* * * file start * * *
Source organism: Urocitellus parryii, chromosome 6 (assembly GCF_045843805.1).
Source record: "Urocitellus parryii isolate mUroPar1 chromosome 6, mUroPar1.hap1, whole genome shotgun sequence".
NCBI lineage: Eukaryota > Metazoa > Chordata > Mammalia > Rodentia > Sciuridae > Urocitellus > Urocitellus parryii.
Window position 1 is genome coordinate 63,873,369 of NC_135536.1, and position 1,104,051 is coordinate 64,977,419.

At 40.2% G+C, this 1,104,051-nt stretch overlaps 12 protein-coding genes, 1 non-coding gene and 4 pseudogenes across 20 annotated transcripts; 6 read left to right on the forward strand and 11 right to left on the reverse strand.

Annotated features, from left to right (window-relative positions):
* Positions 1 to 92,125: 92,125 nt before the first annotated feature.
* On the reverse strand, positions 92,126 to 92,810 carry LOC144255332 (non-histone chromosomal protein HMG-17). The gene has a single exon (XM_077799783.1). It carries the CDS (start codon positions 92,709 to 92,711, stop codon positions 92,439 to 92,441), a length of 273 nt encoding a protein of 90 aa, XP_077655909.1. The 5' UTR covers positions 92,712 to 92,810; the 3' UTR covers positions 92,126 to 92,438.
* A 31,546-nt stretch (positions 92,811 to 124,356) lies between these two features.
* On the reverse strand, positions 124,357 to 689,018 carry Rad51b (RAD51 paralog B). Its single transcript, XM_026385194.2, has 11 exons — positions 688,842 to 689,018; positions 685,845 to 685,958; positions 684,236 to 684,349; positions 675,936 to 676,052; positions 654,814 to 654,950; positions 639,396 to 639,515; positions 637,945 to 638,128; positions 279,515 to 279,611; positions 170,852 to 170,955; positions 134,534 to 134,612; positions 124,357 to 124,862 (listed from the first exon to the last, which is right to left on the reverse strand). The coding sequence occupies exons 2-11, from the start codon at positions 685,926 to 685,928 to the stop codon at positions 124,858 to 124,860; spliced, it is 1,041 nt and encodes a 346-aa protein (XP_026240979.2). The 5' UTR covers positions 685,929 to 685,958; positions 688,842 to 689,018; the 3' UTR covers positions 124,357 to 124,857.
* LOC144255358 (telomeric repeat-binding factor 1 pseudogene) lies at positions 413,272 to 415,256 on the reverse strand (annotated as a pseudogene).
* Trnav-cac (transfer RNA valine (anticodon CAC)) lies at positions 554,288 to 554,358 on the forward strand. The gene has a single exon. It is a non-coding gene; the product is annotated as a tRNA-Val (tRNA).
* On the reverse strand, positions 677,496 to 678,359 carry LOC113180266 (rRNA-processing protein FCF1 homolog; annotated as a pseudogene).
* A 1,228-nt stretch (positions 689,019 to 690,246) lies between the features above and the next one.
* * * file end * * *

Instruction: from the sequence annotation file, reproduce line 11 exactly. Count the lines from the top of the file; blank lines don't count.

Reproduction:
* LOC144255358 (telomeric repeat-binding factor 1 pseudogene) lies at positions 413,272 to 415,256 on the reverse strand (annotated as a pseudogene).